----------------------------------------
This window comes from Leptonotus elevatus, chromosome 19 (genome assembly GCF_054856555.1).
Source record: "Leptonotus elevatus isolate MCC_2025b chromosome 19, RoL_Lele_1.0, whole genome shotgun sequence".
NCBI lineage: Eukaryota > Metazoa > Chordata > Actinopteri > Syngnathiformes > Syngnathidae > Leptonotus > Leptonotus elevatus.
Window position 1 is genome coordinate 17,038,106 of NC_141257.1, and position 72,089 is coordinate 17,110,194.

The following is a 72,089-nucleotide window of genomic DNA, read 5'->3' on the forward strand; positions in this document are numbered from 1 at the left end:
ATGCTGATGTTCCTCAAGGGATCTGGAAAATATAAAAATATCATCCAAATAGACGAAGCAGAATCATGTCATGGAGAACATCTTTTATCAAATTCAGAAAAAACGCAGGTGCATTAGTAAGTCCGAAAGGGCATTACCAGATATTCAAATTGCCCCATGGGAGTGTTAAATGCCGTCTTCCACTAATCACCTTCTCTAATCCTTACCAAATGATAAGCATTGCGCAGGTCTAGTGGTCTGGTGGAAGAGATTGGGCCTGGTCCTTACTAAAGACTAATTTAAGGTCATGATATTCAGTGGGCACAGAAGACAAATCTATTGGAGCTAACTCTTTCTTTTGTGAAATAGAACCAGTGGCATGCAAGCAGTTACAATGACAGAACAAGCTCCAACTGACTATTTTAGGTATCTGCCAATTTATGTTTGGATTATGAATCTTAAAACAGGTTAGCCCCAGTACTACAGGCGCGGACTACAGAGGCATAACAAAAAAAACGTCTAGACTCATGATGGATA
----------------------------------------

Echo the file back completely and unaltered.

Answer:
This window comes from Leptonotus elevatus, chromosome 19 (genome assembly GCF_054856555.1).
Source record: "Leptonotus elevatus isolate MCC_2025b chromosome 19, RoL_Lele_1.0, whole genome shotgun sequence".
NCBI lineage: Eukaryota > Metazoa > Chordata > Actinopteri > Syngnathiformes > Syngnathidae > Leptonotus > Leptonotus elevatus.
Window position 1 is genome coordinate 17,038,106 of NC_141257.1, and position 72,089 is coordinate 17,110,194.

The following is a 72,089-nucleotide window of genomic DNA, read 5'->3' on the forward strand; positions in this document are numbered from 1 at the left end:
ATGCTGATGTTCCTCAAGGGATCTGGAAAATATAAAAATATCATCCAAATAGACGAAGCAGAATCATGTCATGGAGAACATCTTTTATCAAATTCAGAAAAAACGCAGGTGCATTAGTAAGTCCGAAAGGGCATTACCAGATATTCAAATTGCCCCATGGGAGTGTTAAATGCCGTCTTCCACTAATCACCTTCTCTAATCCTTACCAAATGATAAGCATTGCGCAGGTCTAGTGGTCTGGTGGAAGAGATTGGGCCTGGTCCTTACTAAAGACTAATTTAAGGTCATGATATTCAGTGGGCACAGAAGACAAATCTATTGGAGCTAACTCTTTCTTTTGTGAAATAGAACCAGTGGCATGCAAGCAGTTACAATGACAGAACAAGCTCCAACTGACTATTTTAGGTATCTGCCAATTTATGTTTGGATTATGAATCTTAAAACAGGTTAGCCCCAGTACTACAGGCGCGGACTACAGAGGCATAACAAAAAAAACGTCTAGACTCATGATGGATA